Opinion

Resolving to eat better in 2013

Eat Granny Smiths, but don’t eat anything your great-grandmother wouldn’t recognize as food.  - Metro Creative Services photo
Eat Granny Smiths, but don’t eat anything your great-grandmother wouldn’t recognize as food.
— image credit: Metro Creative Services photo

So this is the New Year and 2013 feels like it is going to be an exciting year with new opportunities to make healthier and more sustainable choices around food.

Not owning a television makes it sometimes difficult to be on top of the latest programs and fads. Thankfully, my parents have cable and as I was watching the first episode of the latest season of The Biggest Loser, it struck me that addressing obesity requires a complete overhaul of how we engage with food. The program participants spend weeks at a ranch with trainers, nutritionists, doctors and a support network all in an effort to lose weight and to learn how to make healthier food and lifestyle choices.

Well as we all know, sometimes making healthier food and lifestyle choices can be tough. However, the relationship of food to health continues to gain traction, with the topic of obesity gaining the most attention. In 2008, 51% of Canadian adults reported excess weight and between 2003 and 2008, obesity rates rose from 16% to 18% among men, and 15% to 16% among women. Results from the 2004 Canadian Community Health Survey demonstrate that decreasing income level leads to higher incidence of obesity. Often, the issue is that cheap, processed foods have higher caloric content and are more appealing in the face of a tight budget.

While many processed foods have higher calories, salt and lower fibre as well as questionable health claims, these foods often have hidden genetically engineered sources (unless they are organic or declared non-GMO). Here are some of the more commonly found genetically engineered ingredients at the supermarket that you may want to avoid: aspartame, canola oil (rapeseed oil), citric acid, fructose (any form) and glucose, isoflavones, maltodextrin, mono and diglycerides, monosodium glutamate (MSG), sorbitol, soy lecithin, soy sauce, sugar (unless specified as cane sugar), tocopherols (vitamin E), and xanthan gum.  If you have a smart phone, search ‘True Food’ for a helpful app to help navigate the supermarket shelves.

This year, take note and take charge of your eating habits and food choices. The popular author Michael Pollan, in his book In Defence of Food, provides some humourous, yet simple, rules to follow to help navigate the supermarket:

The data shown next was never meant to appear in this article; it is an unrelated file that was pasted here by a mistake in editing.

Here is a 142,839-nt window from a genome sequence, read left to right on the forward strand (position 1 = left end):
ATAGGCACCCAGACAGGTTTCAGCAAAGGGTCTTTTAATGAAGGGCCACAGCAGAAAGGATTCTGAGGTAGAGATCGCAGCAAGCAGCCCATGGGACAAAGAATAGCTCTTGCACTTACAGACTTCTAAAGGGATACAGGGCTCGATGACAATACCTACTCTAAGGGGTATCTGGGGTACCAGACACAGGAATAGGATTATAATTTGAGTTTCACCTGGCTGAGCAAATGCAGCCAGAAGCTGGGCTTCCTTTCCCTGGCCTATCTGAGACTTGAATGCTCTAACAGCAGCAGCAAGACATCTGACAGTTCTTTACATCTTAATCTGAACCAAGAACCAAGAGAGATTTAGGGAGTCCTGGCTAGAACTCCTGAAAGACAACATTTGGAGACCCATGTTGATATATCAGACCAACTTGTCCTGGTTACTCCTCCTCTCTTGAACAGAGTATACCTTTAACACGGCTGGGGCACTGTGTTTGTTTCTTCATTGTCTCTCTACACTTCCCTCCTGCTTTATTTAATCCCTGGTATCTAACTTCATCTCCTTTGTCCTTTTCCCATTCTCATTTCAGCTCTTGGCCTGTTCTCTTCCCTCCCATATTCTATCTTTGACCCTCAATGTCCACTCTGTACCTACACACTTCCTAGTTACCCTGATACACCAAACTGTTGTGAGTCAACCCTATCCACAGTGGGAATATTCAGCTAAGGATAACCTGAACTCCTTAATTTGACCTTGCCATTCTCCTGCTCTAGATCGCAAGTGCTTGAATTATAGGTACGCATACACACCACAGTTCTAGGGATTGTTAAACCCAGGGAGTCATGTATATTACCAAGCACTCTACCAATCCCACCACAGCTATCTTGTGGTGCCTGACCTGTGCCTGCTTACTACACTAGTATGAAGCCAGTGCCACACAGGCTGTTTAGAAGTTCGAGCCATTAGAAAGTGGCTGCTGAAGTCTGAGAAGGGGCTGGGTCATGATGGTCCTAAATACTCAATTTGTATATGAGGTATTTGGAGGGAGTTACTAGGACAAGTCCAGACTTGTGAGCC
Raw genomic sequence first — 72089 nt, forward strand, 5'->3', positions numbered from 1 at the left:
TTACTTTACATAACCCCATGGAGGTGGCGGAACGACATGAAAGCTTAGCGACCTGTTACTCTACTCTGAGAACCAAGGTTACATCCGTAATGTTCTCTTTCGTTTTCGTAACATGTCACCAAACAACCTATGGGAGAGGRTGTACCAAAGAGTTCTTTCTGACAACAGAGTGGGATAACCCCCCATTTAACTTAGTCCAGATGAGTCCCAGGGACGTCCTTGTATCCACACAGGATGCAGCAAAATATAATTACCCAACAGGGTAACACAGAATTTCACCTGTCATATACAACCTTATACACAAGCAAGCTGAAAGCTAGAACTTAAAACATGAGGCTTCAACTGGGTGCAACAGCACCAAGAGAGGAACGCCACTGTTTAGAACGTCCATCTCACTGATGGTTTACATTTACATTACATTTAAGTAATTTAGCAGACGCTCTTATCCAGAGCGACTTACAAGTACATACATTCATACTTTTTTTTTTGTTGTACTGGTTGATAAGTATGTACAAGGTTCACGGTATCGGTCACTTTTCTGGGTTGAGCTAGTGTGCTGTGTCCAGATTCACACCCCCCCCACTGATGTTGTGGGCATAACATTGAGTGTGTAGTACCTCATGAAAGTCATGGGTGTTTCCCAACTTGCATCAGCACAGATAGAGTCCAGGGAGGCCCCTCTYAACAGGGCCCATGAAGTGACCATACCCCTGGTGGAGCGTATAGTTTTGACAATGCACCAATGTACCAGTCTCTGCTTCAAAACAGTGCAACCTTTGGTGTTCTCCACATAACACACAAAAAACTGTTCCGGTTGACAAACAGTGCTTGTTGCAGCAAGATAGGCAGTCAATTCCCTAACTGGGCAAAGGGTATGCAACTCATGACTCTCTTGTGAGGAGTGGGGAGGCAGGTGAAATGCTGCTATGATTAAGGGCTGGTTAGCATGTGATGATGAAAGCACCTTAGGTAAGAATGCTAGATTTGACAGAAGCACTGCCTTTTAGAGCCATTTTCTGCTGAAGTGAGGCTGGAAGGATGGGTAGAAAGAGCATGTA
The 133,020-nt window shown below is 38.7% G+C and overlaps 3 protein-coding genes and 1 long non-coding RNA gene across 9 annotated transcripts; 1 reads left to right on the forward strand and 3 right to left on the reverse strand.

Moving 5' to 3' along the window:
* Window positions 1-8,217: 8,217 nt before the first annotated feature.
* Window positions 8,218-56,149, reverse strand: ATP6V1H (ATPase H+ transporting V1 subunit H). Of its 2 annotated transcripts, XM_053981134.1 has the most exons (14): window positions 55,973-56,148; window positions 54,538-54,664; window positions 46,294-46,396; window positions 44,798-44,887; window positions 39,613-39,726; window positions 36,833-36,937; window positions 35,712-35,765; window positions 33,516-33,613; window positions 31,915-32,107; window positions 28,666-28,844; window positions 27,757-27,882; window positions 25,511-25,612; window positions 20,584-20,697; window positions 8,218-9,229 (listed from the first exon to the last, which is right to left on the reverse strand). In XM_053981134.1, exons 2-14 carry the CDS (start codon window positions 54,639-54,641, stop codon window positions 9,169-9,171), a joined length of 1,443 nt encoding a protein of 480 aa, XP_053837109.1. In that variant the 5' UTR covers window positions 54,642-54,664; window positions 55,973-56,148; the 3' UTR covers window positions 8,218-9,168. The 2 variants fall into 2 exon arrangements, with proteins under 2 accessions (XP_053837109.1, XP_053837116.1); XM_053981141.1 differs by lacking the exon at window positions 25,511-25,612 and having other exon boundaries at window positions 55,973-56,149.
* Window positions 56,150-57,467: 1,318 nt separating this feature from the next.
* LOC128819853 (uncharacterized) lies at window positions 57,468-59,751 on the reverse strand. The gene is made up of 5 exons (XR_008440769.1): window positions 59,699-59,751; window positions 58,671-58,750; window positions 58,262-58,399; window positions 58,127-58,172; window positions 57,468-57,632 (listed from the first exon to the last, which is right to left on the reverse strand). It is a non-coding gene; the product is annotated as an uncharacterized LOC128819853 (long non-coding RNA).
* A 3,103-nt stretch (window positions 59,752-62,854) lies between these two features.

•Don’t eat anything your great-grandmother wouldn’t recognize as food

•Avoid food products containing ingredients that are unfamiliar

•Avoid products that make health claims

•Shop the periphery of the supermarket (although new supermarkets are savvy to this trick) to avoid processed foods

•Shop at greengrocers and farmers markets

For many of us working on a budget and wanting to make healthy and sustainable food choices, there are many cost-effective tips to finding fresh fruits, vegetables and whole grains. Eating seasonally is a great way to find fresh fruits and vegetables that are lower in price. Some products remain low-cost all year round (e.g. apples, oranges, potatoes, onions, carrots and cabbage) and can be bought in bulk. Pre-packaged, pre-washed and cut produce are usually more expensive and can be done at home with little effort. Look for ‘No Name’ or store brand products as they are less expensive and make sure to choose low salt, no sugar added products.

This year, the Richmond Food Security Society will be starting a Good Food Box program and will be helping people in Richmond initiate their own bulk-buying club for whole grains products. Buying in bulk is another great way to include whole grains, vegetables and fruits into your daily routine at a lower cost. It also provides an opportunity for folks to get together and engage in community activities while creating informal networks of people looking to make healthy and sustainable food choices.

The beginning of January is the time for resolutions and commitments. Start the year right by getting in shape and eating better. Getting connected with other people and making resolutions together has been a great source of motivation and support.

Colin Dring is the executive director of the Richmond Food Security Society.

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